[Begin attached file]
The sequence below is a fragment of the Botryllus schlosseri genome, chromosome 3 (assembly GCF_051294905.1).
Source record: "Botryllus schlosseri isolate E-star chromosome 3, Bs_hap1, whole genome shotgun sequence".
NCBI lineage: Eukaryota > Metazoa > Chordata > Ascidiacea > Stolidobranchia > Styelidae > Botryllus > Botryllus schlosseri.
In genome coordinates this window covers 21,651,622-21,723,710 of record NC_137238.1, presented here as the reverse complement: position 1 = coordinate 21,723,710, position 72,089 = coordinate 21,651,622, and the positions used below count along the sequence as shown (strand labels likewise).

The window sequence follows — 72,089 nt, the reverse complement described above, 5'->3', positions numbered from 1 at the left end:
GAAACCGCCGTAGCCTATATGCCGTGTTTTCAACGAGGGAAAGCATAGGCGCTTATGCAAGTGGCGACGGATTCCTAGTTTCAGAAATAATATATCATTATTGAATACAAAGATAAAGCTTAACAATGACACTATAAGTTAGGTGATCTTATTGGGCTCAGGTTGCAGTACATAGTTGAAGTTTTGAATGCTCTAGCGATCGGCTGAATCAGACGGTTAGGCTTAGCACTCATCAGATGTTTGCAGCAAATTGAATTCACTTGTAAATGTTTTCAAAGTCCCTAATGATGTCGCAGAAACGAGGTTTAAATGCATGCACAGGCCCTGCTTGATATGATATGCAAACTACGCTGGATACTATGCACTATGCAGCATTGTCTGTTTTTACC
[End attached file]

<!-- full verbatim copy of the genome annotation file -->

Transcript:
The sequence below is a fragment of the Botryllus schlosseri genome, chromosome 3 (assembly GCF_051294905.1).
Source record: "Botryllus schlosseri isolate E-star chromosome 3, Bs_hap1, whole genome shotgun sequence".
NCBI lineage: Eukaryota > Metazoa > Chordata > Ascidiacea > Stolidobranchia > Styelidae > Botryllus > Botryllus schlosseri.
In genome coordinates this window covers 21,651,622-21,723,710 of record NC_137238.1, presented here as the reverse complement: position 1 = coordinate 21,723,710, position 72,089 = coordinate 21,651,622, and the positions used below count along the sequence as shown (strand labels likewise).

The window sequence follows — 72,089 nt, the reverse complement described above, 5'->3', positions numbered from 1 at the left end:
GAAACCGCCGTAGCCTATATGCCGTGTTTTCAACGAGGGAAAGCATAGGCGCTTATGCAAGTGGCGACGGATTCCTAGTTTCAGAAATAATATATCATTATTGAATACAAAGATAAAGCTTAACAATGACACTATAAGTTAGGTGATCTTATTGGGCTCAGGTTGCAGTACATAGTTGAAGTTTTGAATGCTCTAGCGATCGGCTGAATCAGACGGTTAGGCTTAGCACTCATCAGATGTTTGCAGCAAATTGAATTCACTTGTAAATGTTTTCAAAGTCCCTAATGATGTCGCAGAAACGAGGTTTAAATGCATGCACAGGCCCTGCTTGATATGATATGCAAACTACGCTGGATACTATGCACTATGCAGCATTGTCTGTTTTTACC